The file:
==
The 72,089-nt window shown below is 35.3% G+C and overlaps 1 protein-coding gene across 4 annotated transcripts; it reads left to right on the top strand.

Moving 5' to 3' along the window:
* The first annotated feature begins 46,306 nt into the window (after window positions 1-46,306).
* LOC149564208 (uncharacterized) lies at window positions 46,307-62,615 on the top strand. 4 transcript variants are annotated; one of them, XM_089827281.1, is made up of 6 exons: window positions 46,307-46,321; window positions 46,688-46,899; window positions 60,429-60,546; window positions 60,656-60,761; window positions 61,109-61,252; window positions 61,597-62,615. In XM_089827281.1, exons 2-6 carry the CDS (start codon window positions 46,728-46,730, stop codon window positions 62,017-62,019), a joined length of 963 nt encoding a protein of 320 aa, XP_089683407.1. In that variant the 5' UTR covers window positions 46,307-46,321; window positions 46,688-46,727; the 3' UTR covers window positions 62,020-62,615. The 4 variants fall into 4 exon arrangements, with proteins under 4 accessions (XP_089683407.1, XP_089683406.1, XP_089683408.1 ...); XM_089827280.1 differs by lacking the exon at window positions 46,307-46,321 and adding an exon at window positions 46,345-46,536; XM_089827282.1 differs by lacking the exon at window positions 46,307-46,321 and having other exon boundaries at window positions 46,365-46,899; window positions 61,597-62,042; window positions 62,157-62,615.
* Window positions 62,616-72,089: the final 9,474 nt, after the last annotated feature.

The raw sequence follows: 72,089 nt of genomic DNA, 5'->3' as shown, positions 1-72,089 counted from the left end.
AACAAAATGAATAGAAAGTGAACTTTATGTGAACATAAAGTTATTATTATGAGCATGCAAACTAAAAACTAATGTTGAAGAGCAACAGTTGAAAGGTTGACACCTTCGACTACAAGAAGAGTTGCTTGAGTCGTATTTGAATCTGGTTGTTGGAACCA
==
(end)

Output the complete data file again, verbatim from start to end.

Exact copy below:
The 72,089-nt window shown below is 35.3% G+C and overlaps 1 protein-coding gene across 4 annotated transcripts; it reads left to right on the top strand.

Moving 5' to 3' along the window:
* The first annotated feature begins 46,306 nt into the window (after window positions 1-46,306).
* LOC149564208 (uncharacterized) lies at window positions 46,307-62,615 on the top strand. 4 transcript variants are annotated; one of them, XM_089827281.1, is made up of 6 exons: window positions 46,307-46,321; window positions 46,688-46,899; window positions 60,429-60,546; window positions 60,656-60,761; window positions 61,109-61,252; window positions 61,597-62,615. In XM_089827281.1, exons 2-6 carry the CDS (start codon window positions 46,728-46,730, stop codon window positions 62,017-62,019), a joined length of 963 nt encoding a protein of 320 aa, XP_089683407.1. In that variant the 5' UTR covers window positions 46,307-46,321; window positions 46,688-46,727; the 3' UTR covers window positions 62,020-62,615. The 4 variants fall into 4 exon arrangements, with proteins under 4 accessions (XP_089683407.1, XP_089683406.1, XP_089683408.1 ...); XM_089827280.1 differs by lacking the exon at window positions 46,307-46,321 and adding an exon at window positions 46,345-46,536; XM_089827282.1 differs by lacking the exon at window positions 46,307-46,321 and having other exon boundaries at window positions 46,365-46,899; window positions 61,597-62,042; window positions 62,157-62,615.
* Window positions 62,616-72,089: the final 9,474 nt, after the last annotated feature.

The raw sequence follows: 72,089 nt of genomic DNA, 5'->3' as shown, positions 1-72,089 counted from the left end.
AACAAAATGAATAGAAAGTGAACTTTATGTGAACATAAAGTTATTATTATGAGCATGCAAACTAAAAACTAATGTTGAAGAGCAACAGTTGAAAGGTTGACACCTTCGACTACAAGAAGAGTTGCTTGAGTCGTATTTGAATCTGGTTGTTGGAACCA